Many happy returns

After shutter, beloved banh mi shop rises again with new North Austin cafe

After shutter, beloved banh mi shop rises again with North Austin cafe

Ng Cafe banh mi
Ng Cafe has brought their popular banh mi back to Austin. Ng Cafe/ Facebook

Of all the restaurants lost to Austin’s last shutter cycle —the 2016 bloodbath that claimed favorites like La V, Gardner, and Malaga — perhaps the most sorely missed was tiny banh mi shop Ng BMT. So, it is particularly welcome news that during 2018’s similarly turbulent climate, the eatery is back and better than ever.

During its last incarnation, the Vietnamese sandwich shop had planned to move from a tiny outpost inside Lucky Bakery on Research Boulevard to a standalone brick-and-mortar. Financial difficulties got in the way, and it closed in December 2016.

But it wasn’t long before owners Y and Nguyet Quach were back in the restaurant business. Nguyet tells CultureMap that the couple’s next step was taking over operations of Chang Thai Thai Cuisine at 13000 N. IH 35 Ste. 200 in April of 2017. The restaurant was in bad shape, so with the help of friends and family, they slowly started renovating the eatery.

When all the work was done, the proud owners wanted to bring back the Ng name — rechristening the restaurant as Ng Cafe as a nod to the original. On July 24, they celebrated the return with a grand opening and ribbon cutting.

The new name also recognizes an evolution of the business. In addition to the popular banh mi, served on French baguettes that Nguyet bakes fresh every morning, Ng Cafe serves a variety of Thai specialties like Tom Yum soup, papaya salad, larb chicken, and mango sweet rice.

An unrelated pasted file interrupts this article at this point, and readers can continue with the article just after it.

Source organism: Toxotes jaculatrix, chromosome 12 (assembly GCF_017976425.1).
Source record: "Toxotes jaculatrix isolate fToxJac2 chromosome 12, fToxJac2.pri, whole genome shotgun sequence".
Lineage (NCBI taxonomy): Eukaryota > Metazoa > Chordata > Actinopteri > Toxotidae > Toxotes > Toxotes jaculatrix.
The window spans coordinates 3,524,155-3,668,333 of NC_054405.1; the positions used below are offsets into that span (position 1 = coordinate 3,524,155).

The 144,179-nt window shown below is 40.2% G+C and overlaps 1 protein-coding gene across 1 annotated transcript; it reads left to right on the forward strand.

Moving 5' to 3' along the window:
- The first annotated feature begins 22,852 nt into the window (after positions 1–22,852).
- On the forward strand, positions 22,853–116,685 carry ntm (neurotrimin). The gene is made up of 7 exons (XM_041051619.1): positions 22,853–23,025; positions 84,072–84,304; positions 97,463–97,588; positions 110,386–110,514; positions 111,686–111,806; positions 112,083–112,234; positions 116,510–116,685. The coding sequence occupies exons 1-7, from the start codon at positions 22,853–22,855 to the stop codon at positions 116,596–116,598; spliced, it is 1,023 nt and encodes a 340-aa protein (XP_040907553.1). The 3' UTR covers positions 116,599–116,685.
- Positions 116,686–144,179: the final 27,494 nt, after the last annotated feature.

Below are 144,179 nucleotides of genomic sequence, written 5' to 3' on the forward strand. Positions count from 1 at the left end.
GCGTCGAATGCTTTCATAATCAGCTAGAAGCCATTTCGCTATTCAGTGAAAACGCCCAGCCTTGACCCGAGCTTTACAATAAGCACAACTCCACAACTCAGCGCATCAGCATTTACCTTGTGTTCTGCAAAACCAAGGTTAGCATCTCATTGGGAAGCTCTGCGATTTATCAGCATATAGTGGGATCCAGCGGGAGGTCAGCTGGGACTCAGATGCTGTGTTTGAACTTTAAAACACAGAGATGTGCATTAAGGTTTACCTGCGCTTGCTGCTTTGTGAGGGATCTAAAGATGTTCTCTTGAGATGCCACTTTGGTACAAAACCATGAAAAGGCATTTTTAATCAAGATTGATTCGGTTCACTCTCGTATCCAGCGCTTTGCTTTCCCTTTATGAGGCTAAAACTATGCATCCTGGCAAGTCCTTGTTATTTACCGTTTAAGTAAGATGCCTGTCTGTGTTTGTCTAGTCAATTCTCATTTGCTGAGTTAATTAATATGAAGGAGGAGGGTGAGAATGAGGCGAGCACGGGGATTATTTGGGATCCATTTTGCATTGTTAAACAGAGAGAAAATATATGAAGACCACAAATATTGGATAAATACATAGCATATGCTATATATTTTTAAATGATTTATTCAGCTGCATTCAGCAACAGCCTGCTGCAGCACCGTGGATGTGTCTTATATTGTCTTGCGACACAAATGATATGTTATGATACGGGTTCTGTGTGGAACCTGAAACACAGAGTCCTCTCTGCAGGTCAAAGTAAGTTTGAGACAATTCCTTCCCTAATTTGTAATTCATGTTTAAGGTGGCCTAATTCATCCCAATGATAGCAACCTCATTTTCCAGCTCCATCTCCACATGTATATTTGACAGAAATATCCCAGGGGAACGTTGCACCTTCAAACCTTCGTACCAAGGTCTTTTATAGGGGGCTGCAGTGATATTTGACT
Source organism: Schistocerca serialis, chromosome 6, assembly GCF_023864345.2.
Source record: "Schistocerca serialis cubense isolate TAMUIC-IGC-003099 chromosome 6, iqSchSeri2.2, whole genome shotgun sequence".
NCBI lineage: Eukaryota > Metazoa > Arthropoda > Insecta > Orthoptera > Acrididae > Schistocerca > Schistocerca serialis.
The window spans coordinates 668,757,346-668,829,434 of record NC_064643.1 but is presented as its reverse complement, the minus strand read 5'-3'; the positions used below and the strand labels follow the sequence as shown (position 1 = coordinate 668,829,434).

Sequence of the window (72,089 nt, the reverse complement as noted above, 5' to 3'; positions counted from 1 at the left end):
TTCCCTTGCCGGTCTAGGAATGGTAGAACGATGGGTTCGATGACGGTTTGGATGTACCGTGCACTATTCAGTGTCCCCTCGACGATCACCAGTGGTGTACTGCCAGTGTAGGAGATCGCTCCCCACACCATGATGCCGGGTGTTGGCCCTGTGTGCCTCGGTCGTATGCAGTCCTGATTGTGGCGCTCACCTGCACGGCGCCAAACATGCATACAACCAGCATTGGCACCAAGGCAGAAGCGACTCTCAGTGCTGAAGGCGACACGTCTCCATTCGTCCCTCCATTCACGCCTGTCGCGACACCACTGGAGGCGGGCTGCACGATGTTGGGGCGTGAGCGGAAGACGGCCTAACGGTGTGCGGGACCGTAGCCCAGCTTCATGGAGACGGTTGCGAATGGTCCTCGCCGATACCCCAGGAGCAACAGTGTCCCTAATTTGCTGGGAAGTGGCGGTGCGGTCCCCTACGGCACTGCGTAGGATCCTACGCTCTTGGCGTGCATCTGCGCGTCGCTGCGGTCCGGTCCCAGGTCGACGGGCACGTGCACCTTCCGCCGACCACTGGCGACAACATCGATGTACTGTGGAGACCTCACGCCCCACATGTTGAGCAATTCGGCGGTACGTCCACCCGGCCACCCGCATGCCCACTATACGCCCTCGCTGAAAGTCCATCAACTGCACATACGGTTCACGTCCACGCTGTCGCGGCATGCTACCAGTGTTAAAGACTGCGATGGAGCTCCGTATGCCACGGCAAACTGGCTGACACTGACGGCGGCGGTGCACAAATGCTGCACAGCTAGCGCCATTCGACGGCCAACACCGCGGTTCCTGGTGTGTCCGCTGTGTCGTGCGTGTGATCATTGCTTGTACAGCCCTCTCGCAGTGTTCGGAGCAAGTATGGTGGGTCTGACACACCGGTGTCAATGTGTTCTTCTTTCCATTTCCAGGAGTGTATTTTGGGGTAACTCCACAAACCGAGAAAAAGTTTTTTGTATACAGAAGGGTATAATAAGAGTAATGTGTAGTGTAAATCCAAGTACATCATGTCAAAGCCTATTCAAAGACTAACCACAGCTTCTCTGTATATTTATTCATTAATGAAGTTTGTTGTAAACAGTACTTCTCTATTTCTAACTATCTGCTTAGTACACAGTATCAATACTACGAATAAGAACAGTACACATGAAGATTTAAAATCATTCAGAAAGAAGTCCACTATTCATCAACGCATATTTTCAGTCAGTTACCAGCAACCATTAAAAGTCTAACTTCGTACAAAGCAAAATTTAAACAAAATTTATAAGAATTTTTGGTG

Nguyet admits there may be questions why someone of Vietnamese and Chinese heritage is cooking Thai food, but says she and Y have been in the food business for a long time, and chefs find inspiration in a variety of places. 

In fact, the crossover of cultures have inspired an innovation on the menu. Nguyet says that unlike in Thai culture where curries are eaten with rice, it is the Vietnamese custom to eat the dish with baguettes. The result is the best of both worlds, something also seen on the dessert menu where customers can order everything from shortbread cookies to Hong Kong-style mochi. 

Whatever the type of cuisine, the return of Ng is welcome. Although, upscale Asian eateries are some of the most acclaimed in the city, Austin has traditionally had a lack of quality mom-and-pop shops that truly make a food scene great.

But despite the hiccups in her own business and a finicky dining public, Nguyet remains undeterred. “No matter what culture you’re coming from,” she says, “if you’re good at what you do, people will enjoy it.”